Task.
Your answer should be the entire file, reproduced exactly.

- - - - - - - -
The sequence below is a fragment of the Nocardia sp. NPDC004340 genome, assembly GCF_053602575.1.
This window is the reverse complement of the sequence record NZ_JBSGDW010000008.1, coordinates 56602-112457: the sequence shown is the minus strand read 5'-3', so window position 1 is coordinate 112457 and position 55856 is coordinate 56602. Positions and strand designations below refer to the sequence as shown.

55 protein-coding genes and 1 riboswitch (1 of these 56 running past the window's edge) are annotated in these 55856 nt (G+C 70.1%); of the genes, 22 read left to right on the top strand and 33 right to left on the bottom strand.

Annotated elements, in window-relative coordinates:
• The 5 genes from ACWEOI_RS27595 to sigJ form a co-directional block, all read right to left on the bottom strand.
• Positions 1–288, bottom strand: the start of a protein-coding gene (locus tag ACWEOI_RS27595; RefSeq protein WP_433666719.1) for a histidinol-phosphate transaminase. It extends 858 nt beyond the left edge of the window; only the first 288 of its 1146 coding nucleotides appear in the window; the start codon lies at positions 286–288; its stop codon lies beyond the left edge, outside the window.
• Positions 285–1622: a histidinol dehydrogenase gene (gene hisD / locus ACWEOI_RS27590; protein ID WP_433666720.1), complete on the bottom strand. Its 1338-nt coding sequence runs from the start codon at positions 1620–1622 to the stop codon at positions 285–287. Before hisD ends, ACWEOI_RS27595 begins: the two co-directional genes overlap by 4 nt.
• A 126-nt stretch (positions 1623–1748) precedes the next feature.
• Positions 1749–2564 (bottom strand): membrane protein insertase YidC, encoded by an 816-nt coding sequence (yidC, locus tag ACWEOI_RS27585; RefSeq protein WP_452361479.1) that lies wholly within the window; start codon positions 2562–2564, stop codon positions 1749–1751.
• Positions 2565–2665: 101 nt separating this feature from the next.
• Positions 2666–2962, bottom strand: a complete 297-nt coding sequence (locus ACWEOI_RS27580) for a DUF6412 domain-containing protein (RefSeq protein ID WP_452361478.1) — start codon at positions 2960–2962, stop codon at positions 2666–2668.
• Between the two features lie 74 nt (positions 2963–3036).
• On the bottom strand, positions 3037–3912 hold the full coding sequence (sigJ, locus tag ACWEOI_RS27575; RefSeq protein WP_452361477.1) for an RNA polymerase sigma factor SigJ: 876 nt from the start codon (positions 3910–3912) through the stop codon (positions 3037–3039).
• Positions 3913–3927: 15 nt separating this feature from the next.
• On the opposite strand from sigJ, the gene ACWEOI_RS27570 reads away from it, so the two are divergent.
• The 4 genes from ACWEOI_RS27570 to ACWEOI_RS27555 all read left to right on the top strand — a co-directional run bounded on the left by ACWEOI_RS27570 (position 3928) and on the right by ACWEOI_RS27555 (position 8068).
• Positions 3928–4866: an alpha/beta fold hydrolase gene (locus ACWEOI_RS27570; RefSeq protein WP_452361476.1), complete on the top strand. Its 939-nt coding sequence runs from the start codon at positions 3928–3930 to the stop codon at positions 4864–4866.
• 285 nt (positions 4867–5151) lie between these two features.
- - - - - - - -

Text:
The sequence below is a fragment of the Nocardia sp. NPDC004340 genome, assembly GCF_053602575.1.
This window is the reverse complement of the sequence record NZ_JBSGDW010000008.1, coordinates 56602-112457: the sequence shown is the minus strand read 5'-3', so window position 1 is coordinate 112457 and position 55856 is coordinate 56602. Positions and strand designations below refer to the sequence as shown.

55 protein-coding genes and 1 riboswitch (1 of these 56 running past the window's edge) are annotated in these 55856 nt (G+C 70.1%); of the genes, 22 read left to right on the top strand and 33 right to left on the bottom strand.

Annotated elements, in window-relative coordinates:
• The 5 genes from ACWEOI_RS27595 to sigJ form a co-directional block, all read right to left on the bottom strand.
• Positions 1–288, bottom strand: the start of a protein-coding gene (locus tag ACWEOI_RS27595; RefSeq protein WP_433666719.1) for a histidinol-phosphate transaminase. It extends 858 nt beyond the left edge of the window; only the first 288 of its 1146 coding nucleotides appear in the window; the start codon lies at positions 286–288; its stop codon lies beyond the left edge, outside the window.
• Positions 285–1622: a histidinol dehydrogenase gene (gene hisD / locus ACWEOI_RS27590; protein ID WP_433666720.1), complete on the bottom strand. Its 1338-nt coding sequence runs from the start codon at positions 1620–1622 to the stop codon at positions 285–287. Before hisD ends, ACWEOI_RS27595 begins: the two co-directional genes overlap by 4 nt.
• A 126-nt stretch (positions 1623–1748) precedes the next feature.
• Positions 1749–2564 (bottom strand): membrane protein insertase YidC, encoded by an 816-nt coding sequence (yidC, locus tag ACWEOI_RS27585; RefSeq protein WP_452361479.1) that lies wholly within the window; start codon positions 2562–2564, stop codon positions 1749–1751.
• Positions 2565–2665: 101 nt separating this feature from the next.
• Positions 2666–2962, bottom strand: a complete 297-nt coding sequence (locus ACWEOI_RS27580) for a DUF6412 domain-containing protein (RefSeq protein ID WP_452361478.1) — start codon at positions 2960–2962, stop codon at positions 2666–2668.
• Between the two features lie 74 nt (positions 2963–3036).
• On the bottom strand, positions 3037–3912 hold the full coding sequence (sigJ, locus tag ACWEOI_RS27575; RefSeq protein WP_452361477.1) for an RNA polymerase sigma factor SigJ: 876 nt from the start codon (positions 3910–3912) through the stop codon (positions 3037–3039).
• Positions 3913–3927: 15 nt separating this feature from the next.
• On the opposite strand from sigJ, the gene ACWEOI_RS27570 reads away from it, so the two are divergent.
• The 4 genes from ACWEOI_RS27570 to ACWEOI_RS27555 all read left to right on the top strand — a co-directional run bounded on the left by ACWEOI_RS27570 (position 3928) and on the right by ACWEOI_RS27555 (position 8068).
• Positions 3928–4866: an alpha/beta fold hydrolase gene (locus ACWEOI_RS27570; RefSeq protein WP_452361476.1), complete on the top strand. Its 939-nt coding sequence runs from the start codon at positions 3928–3930 to the stop codon at positions 4864–4866.
• 285 nt (positions 4867–5151) lie between these two features.